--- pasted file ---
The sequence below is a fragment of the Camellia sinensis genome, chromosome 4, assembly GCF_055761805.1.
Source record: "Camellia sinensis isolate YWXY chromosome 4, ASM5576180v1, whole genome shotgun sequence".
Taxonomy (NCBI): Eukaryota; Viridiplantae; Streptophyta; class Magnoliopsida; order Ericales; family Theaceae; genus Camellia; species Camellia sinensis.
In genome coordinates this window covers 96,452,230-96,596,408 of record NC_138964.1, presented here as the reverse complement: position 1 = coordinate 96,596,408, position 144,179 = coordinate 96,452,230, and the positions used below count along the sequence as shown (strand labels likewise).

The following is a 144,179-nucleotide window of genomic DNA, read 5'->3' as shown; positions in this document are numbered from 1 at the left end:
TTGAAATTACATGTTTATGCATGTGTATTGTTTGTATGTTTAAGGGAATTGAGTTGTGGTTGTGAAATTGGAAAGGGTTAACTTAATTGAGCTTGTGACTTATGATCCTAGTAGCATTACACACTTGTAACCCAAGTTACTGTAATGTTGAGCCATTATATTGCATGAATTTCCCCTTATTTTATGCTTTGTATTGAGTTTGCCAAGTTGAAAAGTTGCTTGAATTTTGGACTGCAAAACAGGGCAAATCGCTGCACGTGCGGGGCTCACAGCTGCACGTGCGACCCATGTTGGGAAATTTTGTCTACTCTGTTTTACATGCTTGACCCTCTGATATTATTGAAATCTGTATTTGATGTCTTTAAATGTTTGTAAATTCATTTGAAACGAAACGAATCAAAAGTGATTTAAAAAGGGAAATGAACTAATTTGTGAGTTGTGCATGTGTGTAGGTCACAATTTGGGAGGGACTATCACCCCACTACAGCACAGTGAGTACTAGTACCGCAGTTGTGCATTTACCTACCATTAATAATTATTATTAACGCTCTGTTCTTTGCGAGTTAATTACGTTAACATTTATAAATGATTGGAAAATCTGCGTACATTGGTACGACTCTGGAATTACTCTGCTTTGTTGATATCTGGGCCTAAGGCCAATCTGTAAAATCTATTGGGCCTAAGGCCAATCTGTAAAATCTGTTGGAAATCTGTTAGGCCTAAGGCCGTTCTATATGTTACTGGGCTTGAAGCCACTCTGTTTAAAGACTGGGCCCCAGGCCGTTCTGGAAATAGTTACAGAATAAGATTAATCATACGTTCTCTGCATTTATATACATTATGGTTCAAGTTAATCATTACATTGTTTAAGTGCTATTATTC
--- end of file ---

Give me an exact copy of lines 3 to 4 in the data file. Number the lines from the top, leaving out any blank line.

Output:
Taxonomy (NCBI): Eukaryota; Viridiplantae; Streptophyta; class Magnoliopsida; order Ericales; family Theaceae; genus Camellia; species Camellia sinensis.
In genome coordinates this window covers 96,452,230-96,596,408 of record NC_138964.1, presented here as the reverse complement: position 1 = coordinate 96,596,408, position 144,179 = coordinate 96,452,230, and the positions used below count along the sequence as shown (strand labels likewise).